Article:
End the whale hunts! Icelandic fin whaler isolated as public mood shifts

Here’s a sight I hoped never again to witness. A boat being scrubbed and repainted...

Norway increases whaling quota despite declining demand

Norway's government has announced an increase in the number of minke whales that can be...

Icelandic fin whale hunting to resume

Iceland’s only fin whaling company, Hvalur hf,  announced today that it will resume fin whaling...

SOS alert for whales off Norway!

I have to admit to bitter disappointment when I arrived in Tromsø, northern Norway, a...

Will Carnival follow Thomas Cook and drop cruel dolphin ‘attractions’?

You may remember that at the end of June, WDC was invited to Miami to present to senior executives at the Carnival Corporation, the world’s largest cruise company. We used the opportunity to highlight the serious welfare concerns we have for the dolphins that are made to perform for cruise ship passengers in various ‘swim-with’ programmes throughout the Caribbean and Mexico.

We had a positive reception from Carnival as we got your message across that whales and dolphins are just totally unsuitable for life in a tank. We presented the research that proves just how cruel these often overcrowded, shallow facilities can be for these most social and sentient creatures.

The timing of our meeting couldn’t have been better as the previous day I’d been in London for the launch of the world’s first whale sanctuary – the natural sea pen home that the SEALIFE Trust is creating, in partnership with WDC, for two captive beluga whales. With the launch of our sanctuary, the solution that has been talked about for so long is finally becoming a reality. Sanctuaries are much-needed places where ex-captive whales and dolphins can be retired to open water ocean pens. Some individuals may even be suitable for release. We discussed our plans and our vision and invited Carnival to get involved with supporting these initiatives.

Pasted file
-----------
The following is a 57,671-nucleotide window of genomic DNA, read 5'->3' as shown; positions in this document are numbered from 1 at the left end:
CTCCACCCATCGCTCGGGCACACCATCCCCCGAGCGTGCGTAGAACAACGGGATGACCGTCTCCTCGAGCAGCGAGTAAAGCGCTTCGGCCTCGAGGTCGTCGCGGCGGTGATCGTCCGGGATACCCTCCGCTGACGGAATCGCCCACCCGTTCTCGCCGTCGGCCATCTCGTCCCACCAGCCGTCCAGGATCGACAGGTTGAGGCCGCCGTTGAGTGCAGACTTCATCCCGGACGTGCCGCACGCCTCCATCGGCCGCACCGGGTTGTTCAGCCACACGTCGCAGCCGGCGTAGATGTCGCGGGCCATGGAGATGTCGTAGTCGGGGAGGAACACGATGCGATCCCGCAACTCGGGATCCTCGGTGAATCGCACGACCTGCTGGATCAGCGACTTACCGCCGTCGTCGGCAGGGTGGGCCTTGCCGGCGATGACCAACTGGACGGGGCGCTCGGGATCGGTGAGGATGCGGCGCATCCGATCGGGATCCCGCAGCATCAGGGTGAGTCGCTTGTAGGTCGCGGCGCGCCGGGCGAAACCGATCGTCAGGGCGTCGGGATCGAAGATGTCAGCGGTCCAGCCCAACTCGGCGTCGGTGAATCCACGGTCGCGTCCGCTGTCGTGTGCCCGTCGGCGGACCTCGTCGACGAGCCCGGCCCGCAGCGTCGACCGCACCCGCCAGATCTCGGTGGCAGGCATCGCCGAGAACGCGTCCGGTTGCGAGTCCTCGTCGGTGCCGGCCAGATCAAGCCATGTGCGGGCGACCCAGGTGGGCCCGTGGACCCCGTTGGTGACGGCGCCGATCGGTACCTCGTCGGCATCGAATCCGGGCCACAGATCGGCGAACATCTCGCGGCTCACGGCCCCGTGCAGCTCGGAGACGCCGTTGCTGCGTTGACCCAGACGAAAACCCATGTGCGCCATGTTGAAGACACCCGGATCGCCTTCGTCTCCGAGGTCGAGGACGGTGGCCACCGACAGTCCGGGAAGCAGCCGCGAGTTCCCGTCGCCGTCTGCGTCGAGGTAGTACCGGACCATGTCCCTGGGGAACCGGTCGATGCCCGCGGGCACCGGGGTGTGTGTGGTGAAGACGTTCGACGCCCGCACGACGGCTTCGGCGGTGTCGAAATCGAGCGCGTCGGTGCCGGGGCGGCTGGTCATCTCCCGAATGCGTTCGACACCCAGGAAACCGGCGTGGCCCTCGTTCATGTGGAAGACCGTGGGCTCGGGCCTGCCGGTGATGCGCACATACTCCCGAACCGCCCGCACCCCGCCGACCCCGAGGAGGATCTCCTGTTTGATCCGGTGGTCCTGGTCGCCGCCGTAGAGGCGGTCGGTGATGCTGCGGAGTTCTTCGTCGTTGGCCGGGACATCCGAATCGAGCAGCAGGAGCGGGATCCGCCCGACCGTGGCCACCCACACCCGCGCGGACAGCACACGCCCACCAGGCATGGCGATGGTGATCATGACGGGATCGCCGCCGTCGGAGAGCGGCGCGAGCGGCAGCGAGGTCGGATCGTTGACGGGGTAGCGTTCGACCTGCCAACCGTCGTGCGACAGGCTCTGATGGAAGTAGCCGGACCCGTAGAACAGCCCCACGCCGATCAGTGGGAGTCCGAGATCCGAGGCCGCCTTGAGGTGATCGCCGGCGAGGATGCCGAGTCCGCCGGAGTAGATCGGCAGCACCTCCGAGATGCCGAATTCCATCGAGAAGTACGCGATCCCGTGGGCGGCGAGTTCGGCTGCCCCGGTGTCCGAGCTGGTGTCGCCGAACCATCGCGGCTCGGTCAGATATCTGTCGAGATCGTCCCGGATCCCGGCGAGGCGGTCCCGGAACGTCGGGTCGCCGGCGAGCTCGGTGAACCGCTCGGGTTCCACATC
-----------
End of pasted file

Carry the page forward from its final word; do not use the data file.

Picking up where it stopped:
Carnival is a huge player in the cruise ship industry and operates ten different brands, including household names such as P&O Cruises and Cunard.  When we knew we had a seat at ‘the top table’, we weren’t going to miss our opportunity to drive your message home. But we are realistic enough to know that change won’t come overnight, and so our approach is one of evolution rather than revolution. Carnival’s influence is huge in the industry and where they go in terms of policy and responsible tourism surely others will follow?

Carnival has agreed to expedite the audit of all the marine parks and swim-with-the-dolphins ‘attractions’ it works with and this is very much at ‘first steps’ stage. Some of the things we urged Carnival to consider when it reviews the audit results include a pledge not to take on any new suppliers, a commitment not to work with any facility that continues to source dolphins from the wild and also for Carnival to make a public statement in support of sanctuaries for the retirement and/or release of ex-captive dolphins.

Some of these important milestones are in line with what you’ve already helped us achieve when we’ve influenced the policy decisions of other tour operators such as Thomas Cook and Virgin Holidays.

We’ll follow up with Carnival on the meeting later this summer and Carnival’s audits should be complete by the end of 2018. We will keep you up-to-date with any and all developments as we encourage Carnival to do the right thing and implement meaningful welfare policy to significantly improve the lives of the dolphins held in the facilities it promotes, with a view to eventually phasing out its support of captive dolphin ‘attractions’ altogether.